Volatility in milk demand and prices, combined with the uncertainty of the European and US subsidy programmes, have dampened demand among dairy farmers in some regions for capital equipment. Import restrictions in Russia have also fuelled market disruptions. But in China, DeLaval equipment continues to sell well, despite the economic downturn. This may be a result of state support for large-scale farms and self-sufficiency in dairy products – currently China is the world’s largest importer of dairy products, about 20% of world imports.
It might also be due to recent food safety issues there, creating a preference for high-quality and durable equipment – as well as service contracts covering training, maintenance and consumables.
Being dependent on importing thousands of cows from Australia, New Zealand and Uruguay, a key issue for China’s dairy industry is improving cow longevity as well as milk production. DeLaval has sponsored dozens of educational events globally on best practices in these areas. Participating in four conferences in China, DeLaval experts and executives, as well as invited scientists from US universities, shared research results focused on preventing mastitis, lameness, and reproductive problems. Other topics have included liner types and their impact on teat health, milk yield and milking performance. Teat dipping products and techniques are being developed that recognise the trend towards dairy farm sustainability, as well as local conditions regarding operational scale.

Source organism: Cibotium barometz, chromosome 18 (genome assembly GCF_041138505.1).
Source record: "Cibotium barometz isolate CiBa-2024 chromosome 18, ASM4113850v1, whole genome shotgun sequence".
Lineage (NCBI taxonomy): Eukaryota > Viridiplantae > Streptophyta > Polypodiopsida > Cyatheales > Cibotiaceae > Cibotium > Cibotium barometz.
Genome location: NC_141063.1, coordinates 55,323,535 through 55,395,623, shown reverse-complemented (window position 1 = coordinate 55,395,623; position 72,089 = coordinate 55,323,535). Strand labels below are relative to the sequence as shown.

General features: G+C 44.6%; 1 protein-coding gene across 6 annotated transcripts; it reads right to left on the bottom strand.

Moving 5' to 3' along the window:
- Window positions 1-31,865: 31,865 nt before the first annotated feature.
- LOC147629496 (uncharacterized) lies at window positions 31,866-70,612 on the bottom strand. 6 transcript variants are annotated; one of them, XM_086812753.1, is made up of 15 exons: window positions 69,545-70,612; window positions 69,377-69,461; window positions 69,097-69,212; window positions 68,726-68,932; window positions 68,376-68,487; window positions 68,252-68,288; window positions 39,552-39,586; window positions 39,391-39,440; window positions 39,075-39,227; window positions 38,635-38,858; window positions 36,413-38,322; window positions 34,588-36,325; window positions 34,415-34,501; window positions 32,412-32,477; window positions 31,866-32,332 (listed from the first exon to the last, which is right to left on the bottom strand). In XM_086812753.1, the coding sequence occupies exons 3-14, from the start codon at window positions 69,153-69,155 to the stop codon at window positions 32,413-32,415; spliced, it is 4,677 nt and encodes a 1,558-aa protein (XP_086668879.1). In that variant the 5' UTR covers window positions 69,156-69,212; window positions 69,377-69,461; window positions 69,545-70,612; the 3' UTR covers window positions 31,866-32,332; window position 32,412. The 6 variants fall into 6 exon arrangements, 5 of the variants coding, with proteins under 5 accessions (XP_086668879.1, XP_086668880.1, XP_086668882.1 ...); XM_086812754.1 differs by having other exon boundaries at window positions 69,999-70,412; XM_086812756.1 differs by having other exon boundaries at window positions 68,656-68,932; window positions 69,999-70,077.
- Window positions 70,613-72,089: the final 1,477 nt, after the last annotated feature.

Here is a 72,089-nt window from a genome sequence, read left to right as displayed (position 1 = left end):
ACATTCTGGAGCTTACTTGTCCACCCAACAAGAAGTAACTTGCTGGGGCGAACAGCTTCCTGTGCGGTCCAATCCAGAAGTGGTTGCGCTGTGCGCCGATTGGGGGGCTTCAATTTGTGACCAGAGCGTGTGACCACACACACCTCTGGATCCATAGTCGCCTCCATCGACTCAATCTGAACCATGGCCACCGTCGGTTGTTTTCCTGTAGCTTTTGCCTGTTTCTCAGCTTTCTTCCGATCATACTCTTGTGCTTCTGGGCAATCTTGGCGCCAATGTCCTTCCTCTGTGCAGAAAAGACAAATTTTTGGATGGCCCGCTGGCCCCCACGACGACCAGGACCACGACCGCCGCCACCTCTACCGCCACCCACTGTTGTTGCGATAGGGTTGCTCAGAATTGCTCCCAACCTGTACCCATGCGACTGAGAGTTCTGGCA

The special relationship between China and Sweden continues to bear fruit. In October, DeLaval signed a 10-year cooperative agreement with the Harbin Institute of Technology’s Agricultural Robot Group. The crowning touch occurred when DeLaval and its sister company Tetra Pak signed a five-year agreement in November with the Dairy Association of China to provide training to Chinese dairy farm managers. The signing ceremony was attended by both the Chinese and Swedish Ministers of Agriculture.
Under the agreement, 150 managers will be trained over five years, providing them with the skills to run larger-scale dairy farms. The training includes breeding, nutrition and disease prevention, delivered through lectures and internships at a model farm. The aim is to improve farming efficiency, increase product quality and enhance standards of animal welfare.